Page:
A Trip to Bempton Cliffs

9 August 2021



Over the past year I have been craving the sea, as there's just something about being by the sea that makes me feel so calm and peaceful. So I thought I would treat myself to a trip to the coast, but tie that in with a trip to RSPB Bempton Cliffs, a place I had been meaning to visit for a while. Bempton Cliffs is located on the Yorkshire Coast, it's spectacular chalk cliffs become home to a large number of seabirds that you can see gathering at the cliffs between March and October to raise their young. 


The night before I had checked the RSPB website for any events going on and saw that there was going to be a 'Moth Morning' event going on in the morning for National Moth Week. Of course I didn't want to miss that, so I got up early and set off to get to Bempton Cliffs for the event. The event was taking place at the back of the visitor centre and a team of RSPB staff had their professional moth trap out, that they had set the night before, ready for the moths to be identified and then released. I was very excited to see moths that I have never seen before such as the garden tiger, spectacle, common wainscot, snout, common footman and many more. We lifted up one of the egg boxes inside the trap and found a beautiful poplar hawk-moth! I'd seen photos of this moth beforehand, but couldn't quite believe how large it was. The team very kindly allowed me to release it and so I held it on my hand and felt it's long legs grip around my fingers and then I set it down in the wildflowers behind us. 





I watched as swallows and tree sparrows flew around the visitor centre. I don't get to see tree sparrows where I live and so that was such a lovely sight to see. From the visitor centre, I set off towards the cliffs to check out each of the viewing platforms. I could hear a chorus of gannets, kittiwakes and gulls as they soared across the sea and back towards the rocky cliff faces to their young. I couldn't believe just how many seabirds were crammed on the ledges of the cliffs and the noise was incredible, especially the gannets taking over with their loud, continuous call reverberating around the whole of the cliffs.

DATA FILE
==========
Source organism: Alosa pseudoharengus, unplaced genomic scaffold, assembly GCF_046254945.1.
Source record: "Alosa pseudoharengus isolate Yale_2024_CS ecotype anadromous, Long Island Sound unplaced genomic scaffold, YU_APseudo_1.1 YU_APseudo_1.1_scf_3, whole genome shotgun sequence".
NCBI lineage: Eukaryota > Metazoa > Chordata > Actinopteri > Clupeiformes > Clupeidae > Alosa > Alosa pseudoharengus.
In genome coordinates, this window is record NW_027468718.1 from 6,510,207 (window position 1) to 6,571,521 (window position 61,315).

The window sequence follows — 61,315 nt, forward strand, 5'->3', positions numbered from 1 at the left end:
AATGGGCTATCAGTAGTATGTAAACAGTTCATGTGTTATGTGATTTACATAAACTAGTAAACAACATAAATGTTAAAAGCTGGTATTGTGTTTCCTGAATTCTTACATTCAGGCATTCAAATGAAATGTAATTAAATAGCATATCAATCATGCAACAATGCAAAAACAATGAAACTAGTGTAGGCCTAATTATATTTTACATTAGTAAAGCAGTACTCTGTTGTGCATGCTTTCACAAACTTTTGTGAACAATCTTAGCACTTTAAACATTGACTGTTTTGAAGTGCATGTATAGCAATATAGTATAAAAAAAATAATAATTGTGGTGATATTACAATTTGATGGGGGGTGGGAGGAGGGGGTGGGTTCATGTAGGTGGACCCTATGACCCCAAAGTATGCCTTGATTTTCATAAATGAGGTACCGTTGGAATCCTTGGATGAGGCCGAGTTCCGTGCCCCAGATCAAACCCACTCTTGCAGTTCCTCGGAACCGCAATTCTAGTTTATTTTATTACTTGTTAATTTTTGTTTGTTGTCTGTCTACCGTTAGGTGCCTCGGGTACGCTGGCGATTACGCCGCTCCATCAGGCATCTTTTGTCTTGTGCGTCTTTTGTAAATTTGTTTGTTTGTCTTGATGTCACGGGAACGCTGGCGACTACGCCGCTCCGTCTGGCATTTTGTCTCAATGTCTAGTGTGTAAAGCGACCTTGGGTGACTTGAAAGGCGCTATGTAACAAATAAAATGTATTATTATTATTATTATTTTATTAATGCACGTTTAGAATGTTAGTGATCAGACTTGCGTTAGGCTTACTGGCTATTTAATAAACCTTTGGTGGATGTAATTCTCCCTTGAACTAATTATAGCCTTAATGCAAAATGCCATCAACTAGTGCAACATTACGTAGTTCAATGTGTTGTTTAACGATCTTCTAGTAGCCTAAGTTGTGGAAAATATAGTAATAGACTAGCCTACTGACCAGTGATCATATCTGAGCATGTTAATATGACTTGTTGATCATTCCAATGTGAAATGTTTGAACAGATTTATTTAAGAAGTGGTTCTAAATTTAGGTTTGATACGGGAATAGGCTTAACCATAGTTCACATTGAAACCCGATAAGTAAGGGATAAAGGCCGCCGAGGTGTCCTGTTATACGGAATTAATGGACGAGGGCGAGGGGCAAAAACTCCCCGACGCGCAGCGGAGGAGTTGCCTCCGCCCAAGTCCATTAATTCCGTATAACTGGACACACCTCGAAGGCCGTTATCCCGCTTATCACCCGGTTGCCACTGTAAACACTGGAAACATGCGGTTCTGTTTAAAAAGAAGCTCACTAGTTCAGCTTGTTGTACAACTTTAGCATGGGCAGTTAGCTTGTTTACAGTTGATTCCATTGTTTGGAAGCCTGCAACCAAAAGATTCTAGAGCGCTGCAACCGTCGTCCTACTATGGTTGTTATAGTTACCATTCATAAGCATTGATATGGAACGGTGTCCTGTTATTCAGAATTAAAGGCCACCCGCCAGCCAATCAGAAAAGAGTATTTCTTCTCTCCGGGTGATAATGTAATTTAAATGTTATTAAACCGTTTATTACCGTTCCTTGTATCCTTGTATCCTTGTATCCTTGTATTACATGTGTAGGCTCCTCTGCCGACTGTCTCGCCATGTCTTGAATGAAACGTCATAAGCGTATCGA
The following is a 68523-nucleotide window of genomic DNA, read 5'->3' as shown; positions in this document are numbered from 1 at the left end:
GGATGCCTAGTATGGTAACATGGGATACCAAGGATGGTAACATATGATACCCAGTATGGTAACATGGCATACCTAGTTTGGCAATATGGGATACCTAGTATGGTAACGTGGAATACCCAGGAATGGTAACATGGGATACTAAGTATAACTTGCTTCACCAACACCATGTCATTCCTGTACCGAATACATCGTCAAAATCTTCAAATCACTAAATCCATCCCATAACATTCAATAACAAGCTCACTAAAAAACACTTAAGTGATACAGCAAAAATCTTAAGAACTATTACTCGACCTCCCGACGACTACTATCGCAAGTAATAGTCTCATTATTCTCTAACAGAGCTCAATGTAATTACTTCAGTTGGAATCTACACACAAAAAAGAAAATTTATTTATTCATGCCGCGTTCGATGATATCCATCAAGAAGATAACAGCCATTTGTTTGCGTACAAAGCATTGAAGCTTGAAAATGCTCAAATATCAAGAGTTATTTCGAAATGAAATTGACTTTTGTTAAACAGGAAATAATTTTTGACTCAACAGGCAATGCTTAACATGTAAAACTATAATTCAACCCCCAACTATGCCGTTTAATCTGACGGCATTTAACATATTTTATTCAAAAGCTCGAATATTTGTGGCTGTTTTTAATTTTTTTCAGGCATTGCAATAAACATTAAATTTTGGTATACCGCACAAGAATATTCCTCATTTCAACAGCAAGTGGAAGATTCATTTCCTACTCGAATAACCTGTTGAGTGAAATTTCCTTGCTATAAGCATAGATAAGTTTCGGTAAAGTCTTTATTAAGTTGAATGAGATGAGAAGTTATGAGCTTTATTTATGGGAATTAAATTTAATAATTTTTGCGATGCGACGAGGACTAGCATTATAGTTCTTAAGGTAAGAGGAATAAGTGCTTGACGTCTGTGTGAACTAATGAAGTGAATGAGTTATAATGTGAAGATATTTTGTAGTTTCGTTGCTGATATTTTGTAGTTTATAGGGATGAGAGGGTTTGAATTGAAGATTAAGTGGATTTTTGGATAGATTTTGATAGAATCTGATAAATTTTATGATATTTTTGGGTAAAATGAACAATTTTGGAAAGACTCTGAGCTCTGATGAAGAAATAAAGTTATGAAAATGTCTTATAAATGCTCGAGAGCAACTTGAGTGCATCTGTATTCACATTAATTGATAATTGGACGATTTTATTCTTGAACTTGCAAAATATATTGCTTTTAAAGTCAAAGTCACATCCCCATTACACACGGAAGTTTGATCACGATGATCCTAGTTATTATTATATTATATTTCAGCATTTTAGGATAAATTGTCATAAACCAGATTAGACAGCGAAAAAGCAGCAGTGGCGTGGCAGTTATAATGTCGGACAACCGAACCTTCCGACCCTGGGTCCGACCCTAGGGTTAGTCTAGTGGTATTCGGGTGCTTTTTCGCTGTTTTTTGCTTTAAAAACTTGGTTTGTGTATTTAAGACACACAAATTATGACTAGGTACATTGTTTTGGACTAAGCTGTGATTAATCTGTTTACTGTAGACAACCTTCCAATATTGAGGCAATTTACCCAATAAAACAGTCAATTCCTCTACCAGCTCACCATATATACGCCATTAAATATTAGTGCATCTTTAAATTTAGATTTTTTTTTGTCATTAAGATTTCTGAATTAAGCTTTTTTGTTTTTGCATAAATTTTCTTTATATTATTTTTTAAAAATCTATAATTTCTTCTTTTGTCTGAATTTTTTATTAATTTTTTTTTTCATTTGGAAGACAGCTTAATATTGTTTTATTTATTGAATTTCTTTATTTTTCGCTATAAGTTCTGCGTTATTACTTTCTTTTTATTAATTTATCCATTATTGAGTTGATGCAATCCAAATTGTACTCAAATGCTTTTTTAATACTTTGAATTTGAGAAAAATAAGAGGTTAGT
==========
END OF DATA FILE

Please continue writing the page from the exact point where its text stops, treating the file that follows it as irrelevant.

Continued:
I took a slow stroll up to one end of the cliffs and then back down again to the other side, stopping at each of the viewing platforms to watch the seabirds. The surrounding grassland above the cliffs was beautiful, surrounded in an abundance of wildflowers and tall grasses swaying in the coastal breeze. There were hundreds of ringlet butterflies, I've never seen so many of them! Skippers, small tortoishells and large whites were also spotted basking in the sunshine and collecting nectar from thistles and ragwort.







I found a quiet spot for lunch on the edge of the cliffs, it was so peaceful to sit and watch the seabirds soaring above the cliffs and across the sea. I kept my eyes peeled for the black-browed albatross, which has been a rare sighting over the past month or so, but unfortunately it kept appearing in a location when I was elsewhere along the cliffs. I took a slow stroll back to the visitor centre to walk around one of the smaller nature trails where I spotted the tree sparrows having a bath in the little pond near the woodland. 


I came back again the next day before setting off back home. I got to the reserve early in the morning to find an eerie mist blanketed across the cliffs. Once the mist cleared and the morning sunshine shone through the cracks in the clouds, I spent some time walking along the cliff top trail to take in the views across the sea. I fell in love with this place from the moment I first set foot on the reserve, I look forward to visiting again at some point soon.






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